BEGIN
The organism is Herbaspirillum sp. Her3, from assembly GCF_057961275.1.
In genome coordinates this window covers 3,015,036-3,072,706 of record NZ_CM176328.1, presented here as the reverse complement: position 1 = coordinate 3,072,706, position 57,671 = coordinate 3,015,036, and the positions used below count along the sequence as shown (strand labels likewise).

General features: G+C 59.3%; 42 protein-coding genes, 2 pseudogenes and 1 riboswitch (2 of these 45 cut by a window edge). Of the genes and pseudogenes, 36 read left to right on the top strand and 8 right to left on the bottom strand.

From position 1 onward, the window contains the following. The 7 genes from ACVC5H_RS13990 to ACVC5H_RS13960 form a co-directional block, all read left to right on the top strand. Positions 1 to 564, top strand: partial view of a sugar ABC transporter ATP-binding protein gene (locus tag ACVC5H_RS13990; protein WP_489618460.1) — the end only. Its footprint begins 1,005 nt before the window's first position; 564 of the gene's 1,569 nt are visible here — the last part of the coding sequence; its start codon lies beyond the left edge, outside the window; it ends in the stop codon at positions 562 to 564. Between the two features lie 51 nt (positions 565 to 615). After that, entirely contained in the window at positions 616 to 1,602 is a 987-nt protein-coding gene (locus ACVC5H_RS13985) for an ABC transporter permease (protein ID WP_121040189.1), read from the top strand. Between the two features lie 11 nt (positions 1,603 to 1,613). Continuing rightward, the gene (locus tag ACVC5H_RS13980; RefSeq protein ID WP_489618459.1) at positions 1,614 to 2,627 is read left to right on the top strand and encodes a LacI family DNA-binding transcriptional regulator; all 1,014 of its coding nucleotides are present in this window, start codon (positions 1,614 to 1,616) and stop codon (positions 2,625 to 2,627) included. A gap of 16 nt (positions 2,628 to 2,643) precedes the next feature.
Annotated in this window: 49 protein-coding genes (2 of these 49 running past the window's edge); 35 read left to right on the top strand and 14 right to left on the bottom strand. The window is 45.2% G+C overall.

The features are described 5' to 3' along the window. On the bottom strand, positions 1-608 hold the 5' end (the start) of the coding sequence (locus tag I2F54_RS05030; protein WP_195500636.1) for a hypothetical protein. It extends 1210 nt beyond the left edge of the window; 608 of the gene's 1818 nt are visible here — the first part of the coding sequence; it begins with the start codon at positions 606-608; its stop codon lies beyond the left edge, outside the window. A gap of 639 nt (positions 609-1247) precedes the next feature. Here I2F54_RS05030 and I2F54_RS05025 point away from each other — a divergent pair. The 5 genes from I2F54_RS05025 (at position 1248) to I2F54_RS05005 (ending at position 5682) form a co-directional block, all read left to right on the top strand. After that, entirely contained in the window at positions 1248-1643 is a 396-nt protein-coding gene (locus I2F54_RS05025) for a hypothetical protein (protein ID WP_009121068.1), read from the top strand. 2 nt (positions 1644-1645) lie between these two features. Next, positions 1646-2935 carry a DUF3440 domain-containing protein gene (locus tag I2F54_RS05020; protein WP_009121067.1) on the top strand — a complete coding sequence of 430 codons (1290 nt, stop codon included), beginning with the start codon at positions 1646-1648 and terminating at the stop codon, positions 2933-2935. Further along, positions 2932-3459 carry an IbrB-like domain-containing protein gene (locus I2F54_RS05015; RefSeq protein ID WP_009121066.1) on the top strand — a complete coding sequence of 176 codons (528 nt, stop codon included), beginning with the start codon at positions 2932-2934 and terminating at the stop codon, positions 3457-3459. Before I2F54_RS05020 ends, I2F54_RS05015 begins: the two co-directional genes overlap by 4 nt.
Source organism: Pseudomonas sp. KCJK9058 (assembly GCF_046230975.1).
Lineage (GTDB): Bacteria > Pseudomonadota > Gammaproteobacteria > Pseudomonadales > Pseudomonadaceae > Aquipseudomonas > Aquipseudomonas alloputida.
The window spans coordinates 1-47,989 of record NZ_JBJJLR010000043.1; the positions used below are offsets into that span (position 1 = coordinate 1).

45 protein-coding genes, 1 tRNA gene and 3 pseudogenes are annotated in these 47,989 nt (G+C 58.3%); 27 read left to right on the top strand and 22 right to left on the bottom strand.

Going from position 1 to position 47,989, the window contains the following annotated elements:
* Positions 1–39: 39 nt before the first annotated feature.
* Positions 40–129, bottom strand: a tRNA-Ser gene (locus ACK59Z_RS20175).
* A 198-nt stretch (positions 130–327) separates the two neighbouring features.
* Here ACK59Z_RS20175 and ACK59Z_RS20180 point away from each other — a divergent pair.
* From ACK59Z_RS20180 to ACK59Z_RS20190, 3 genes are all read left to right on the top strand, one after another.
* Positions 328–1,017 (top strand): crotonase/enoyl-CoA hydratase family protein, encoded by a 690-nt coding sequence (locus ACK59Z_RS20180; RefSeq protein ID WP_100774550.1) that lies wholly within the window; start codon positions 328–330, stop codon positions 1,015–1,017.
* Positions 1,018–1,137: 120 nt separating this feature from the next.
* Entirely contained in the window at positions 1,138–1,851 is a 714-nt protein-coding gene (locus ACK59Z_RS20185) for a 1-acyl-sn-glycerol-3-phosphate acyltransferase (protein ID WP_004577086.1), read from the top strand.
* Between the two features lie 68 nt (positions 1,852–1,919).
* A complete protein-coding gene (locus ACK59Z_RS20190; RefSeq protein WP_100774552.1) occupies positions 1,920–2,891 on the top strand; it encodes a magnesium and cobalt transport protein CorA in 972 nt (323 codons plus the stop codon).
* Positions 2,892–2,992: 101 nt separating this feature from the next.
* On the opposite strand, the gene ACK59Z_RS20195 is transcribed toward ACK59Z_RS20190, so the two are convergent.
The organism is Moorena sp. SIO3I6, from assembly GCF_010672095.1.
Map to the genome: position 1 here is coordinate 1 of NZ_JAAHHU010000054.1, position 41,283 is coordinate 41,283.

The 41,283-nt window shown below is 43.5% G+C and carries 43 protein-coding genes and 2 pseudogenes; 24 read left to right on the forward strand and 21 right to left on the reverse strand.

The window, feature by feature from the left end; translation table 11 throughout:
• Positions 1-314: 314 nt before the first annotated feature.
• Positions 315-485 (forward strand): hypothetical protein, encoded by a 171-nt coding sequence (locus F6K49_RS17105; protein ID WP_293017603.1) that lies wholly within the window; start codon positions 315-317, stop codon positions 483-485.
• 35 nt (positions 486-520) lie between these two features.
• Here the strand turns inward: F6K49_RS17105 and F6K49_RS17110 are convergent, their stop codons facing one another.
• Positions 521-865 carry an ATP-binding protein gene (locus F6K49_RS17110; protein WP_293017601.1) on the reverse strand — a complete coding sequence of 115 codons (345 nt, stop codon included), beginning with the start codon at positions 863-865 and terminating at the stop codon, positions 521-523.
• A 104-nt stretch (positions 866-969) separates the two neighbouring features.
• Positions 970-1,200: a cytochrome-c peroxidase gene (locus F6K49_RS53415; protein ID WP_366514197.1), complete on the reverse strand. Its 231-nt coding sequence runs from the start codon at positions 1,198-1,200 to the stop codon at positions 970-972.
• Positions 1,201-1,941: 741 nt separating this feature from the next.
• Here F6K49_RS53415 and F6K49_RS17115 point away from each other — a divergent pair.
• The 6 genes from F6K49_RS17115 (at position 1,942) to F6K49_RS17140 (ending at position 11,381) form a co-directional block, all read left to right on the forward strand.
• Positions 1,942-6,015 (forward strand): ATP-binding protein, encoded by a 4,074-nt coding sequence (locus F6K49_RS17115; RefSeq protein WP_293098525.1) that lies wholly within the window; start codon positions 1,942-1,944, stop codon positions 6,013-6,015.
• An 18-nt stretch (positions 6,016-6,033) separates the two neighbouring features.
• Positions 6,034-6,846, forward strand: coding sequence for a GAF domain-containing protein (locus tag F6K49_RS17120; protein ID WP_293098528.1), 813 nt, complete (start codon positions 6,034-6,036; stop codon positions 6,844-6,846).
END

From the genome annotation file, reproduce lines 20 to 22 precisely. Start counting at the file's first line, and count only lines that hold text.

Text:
* Between the two features lie 68 nt (positions 1,852–1,919).
* A complete protein-coding gene (locus ACK59Z_RS20190; RefSeq protein WP_100774552.1) occupies positions 1,920–2,891 on the top strand; it encodes a magnesium and cobalt transport protein CorA in 972 nt (323 codons plus the stop codon).
* Positions 2,892–2,992: 101 nt separating this feature from the next.